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Consumer Sentiment at 10-Year Low

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Joe Biden is telling us the economy is back on track. And the Federal Reserve insists it can slow down the inflation freight train. But the average American isn’t quite so sanguine.

Consumer sentiment plunged to the second-lowest level in a decade in January, according to the University of Michigan Surveys of Consumers.

The Index of Consumer Sentiment dropped 2.5%, falling to 68.8. That was just above the 67.4 reading two months ago – the lowest level in 10 years. The consensus expectation was for a more modest drop to 70.0.

The Index of Consumer Expectations also plunged, falling from 68.3 in December to 65.9 in January.

Looking at the longer trend, consumer sentiment averaged 70.3 over the last six months. That compares with an average of 82.9 through the first six months of 2021.

According to the University of Michigan report, COVID-19 concerns have contributed to the downward shift in consumer confidence, but the real concern is high persistent inflation.

Three-quarters of consumers in early January ranked inflation, compared with unemployment, as the more serious problem facing the nation.”

The CPI for 2021 came in at 7%. It was the highest annual CPI gain since 1982. Keep in mind, this is using the cooked government CPI formula that understates inflation. If the government still used the CPI formula it used in 1982, inflation would be higher in 2021 than it was then. In fact, we’d have the highest level of inflation in history.

While the Fed needs inflation expectations to remain “anchored,” it appears the anchor has pulled loose. Consumers expect inflation to persist. The survey’s one-year inflation expectation rose from 4.8% to 4.9%. Its five-year inflation outlook ticked up to 3.1% from 2.9% in December.

The Federal Reserve and government officials have downplayed inflation for the last year. But the talk doesn’t fool American consumers who feel the impact of rising prices directly in their wallets.

The University of Michigan report noted that inflation disproportionately impacts people with lower incomes.

Given that inflation’s impact is regressive, the Sentiment Index fell by 9.4% among households with total incomes below $100,000 in early January, but rose by 5.7% among households with incomes over that amount.”

Even among more optimistic, higher-income earners, they are still more likely to anticipate bad economic times in the year ahead.

The survey also found that Americans are skeptical of the government’s ability to address the economic problems. Confidence in government economic policies fell to its lowest level since 2014.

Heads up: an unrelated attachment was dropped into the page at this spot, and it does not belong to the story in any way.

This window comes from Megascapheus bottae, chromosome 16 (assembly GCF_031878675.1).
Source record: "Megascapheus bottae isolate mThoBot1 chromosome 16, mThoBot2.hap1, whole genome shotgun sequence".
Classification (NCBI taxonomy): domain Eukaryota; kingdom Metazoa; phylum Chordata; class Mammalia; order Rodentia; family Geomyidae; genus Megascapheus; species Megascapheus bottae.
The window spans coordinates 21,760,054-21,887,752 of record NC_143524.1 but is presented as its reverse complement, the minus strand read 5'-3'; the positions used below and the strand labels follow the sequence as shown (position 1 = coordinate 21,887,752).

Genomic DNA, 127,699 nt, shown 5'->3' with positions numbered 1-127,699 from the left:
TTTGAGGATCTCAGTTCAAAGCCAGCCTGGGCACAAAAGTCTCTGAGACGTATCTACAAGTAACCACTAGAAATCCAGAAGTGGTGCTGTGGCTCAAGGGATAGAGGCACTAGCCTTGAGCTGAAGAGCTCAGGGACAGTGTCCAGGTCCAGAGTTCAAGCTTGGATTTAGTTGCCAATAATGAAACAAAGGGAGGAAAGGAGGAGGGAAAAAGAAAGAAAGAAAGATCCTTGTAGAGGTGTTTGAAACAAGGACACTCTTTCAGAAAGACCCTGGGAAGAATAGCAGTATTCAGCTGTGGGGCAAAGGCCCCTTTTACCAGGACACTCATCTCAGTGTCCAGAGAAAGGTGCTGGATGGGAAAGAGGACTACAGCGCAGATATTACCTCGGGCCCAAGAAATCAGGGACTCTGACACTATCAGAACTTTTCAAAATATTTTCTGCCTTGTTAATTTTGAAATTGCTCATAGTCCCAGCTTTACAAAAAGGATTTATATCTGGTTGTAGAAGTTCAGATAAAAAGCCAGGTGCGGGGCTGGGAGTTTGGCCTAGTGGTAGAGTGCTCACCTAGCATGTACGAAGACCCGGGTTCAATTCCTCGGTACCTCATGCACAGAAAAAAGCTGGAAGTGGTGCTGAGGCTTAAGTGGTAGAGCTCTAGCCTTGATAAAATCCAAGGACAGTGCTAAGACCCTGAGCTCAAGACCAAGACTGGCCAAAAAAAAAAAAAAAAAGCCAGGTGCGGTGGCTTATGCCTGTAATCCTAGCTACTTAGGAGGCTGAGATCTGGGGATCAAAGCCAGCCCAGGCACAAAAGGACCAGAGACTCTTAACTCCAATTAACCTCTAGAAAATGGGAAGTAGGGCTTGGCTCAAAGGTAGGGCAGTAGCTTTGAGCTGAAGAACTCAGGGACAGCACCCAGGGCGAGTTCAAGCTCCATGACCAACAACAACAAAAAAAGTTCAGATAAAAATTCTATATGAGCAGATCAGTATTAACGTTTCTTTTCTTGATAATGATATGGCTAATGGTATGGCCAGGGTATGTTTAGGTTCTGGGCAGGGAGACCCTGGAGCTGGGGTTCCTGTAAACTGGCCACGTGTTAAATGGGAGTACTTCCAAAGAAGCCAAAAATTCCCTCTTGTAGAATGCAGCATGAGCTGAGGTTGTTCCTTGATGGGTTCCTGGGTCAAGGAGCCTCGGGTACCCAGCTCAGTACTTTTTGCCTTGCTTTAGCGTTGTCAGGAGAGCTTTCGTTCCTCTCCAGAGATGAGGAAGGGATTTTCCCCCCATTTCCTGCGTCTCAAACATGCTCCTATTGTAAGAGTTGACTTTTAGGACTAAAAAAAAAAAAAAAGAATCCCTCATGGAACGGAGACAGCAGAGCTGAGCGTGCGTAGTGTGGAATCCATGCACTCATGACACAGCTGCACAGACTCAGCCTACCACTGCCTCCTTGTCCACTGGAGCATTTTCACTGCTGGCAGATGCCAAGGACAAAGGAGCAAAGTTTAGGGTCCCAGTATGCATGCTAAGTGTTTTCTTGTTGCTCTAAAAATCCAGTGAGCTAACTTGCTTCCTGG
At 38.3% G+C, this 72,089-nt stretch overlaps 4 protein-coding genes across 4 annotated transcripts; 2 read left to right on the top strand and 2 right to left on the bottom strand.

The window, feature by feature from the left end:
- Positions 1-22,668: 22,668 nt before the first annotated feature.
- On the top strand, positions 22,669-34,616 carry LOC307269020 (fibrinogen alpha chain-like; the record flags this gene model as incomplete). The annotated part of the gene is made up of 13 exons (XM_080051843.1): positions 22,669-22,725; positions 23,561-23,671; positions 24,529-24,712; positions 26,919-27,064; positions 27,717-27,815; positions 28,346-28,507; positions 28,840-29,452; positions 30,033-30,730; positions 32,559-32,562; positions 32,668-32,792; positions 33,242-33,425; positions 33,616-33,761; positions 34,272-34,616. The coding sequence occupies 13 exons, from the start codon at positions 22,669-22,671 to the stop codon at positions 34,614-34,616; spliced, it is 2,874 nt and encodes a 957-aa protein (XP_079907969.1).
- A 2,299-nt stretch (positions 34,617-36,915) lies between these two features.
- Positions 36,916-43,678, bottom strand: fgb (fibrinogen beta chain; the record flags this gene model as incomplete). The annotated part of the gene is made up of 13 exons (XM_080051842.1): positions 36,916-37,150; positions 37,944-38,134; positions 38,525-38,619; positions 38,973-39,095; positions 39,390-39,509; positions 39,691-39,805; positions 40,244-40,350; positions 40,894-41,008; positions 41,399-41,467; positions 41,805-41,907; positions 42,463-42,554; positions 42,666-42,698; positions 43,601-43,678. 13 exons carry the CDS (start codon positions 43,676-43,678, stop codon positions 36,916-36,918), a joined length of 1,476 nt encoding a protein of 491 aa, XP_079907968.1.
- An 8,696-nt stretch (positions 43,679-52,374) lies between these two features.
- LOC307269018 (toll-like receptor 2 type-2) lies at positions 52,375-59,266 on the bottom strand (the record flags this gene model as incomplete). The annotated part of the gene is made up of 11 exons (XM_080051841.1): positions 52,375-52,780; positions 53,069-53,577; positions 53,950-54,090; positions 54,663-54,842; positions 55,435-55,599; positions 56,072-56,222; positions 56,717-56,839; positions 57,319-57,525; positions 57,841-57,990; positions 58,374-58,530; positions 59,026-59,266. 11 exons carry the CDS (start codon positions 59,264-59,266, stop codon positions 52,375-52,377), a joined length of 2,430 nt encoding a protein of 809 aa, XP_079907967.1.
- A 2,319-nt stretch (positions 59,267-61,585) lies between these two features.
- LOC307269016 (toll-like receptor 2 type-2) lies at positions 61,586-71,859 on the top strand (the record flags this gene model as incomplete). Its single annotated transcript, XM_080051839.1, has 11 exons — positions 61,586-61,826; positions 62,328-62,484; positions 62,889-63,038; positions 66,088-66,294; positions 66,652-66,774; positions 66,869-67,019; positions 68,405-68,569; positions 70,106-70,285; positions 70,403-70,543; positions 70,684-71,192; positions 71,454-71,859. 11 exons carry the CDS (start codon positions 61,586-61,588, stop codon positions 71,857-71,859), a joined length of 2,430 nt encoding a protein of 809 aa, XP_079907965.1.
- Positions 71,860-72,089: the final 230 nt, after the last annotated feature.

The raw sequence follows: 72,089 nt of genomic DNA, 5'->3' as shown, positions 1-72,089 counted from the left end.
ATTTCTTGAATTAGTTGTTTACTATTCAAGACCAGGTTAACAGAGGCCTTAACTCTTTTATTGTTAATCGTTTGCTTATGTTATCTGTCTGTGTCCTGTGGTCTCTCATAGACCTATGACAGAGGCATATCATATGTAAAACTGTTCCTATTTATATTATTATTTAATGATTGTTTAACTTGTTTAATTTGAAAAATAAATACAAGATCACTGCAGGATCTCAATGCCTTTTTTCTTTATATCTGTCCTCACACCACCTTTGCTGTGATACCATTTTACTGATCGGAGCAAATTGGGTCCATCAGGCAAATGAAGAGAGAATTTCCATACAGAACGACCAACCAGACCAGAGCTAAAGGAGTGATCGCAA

Americans also report that their finances aren’t in very good shape as inflation bites into their purchasing power. Thirty-three percent of the respondents said they were worse off financially than a year earlier. That was just one point higher than the 32% shutdown low in April 2020.

Some pundits have tried to downplay inflation, claiming that wages rise along with prices and it is effectively a wash. But American consumers don’t buy this narrative.

Nearly half of all consumers (48%) anticipated that the inflation rate would outdistance income increases to produce real income declines. Just 17% anticipated real income gains in 2022.”

The data reveals their fears are not unwarranted. Wages are not going up as fast as prices. Real wages (nominal wage increases minus CPI) were down 2.4% in 2021. That means even if you got a raise, you most likely lost purchasing power. And you’ve lost even more than the official numbers reveal. If you use an honest inflation measure, real wages were down somewhere in the neighborhood of 10.4%.

Consumer sentiment can impact future economic activity. If Americans are concerned about their finances, they will adjust spending accordingly. This can slow down a struggling economy even further.

Last summer, economic commentator Wolf Richter warned we could find ourselves in an inflationary spiral as price spikes cascade from product to product and service to service.

This surge of inflation is becoming engrained in the inflation expectations of company decision-makers and consumers alike. They’re adjusting to it and in this manner inflation becomes persistent.”

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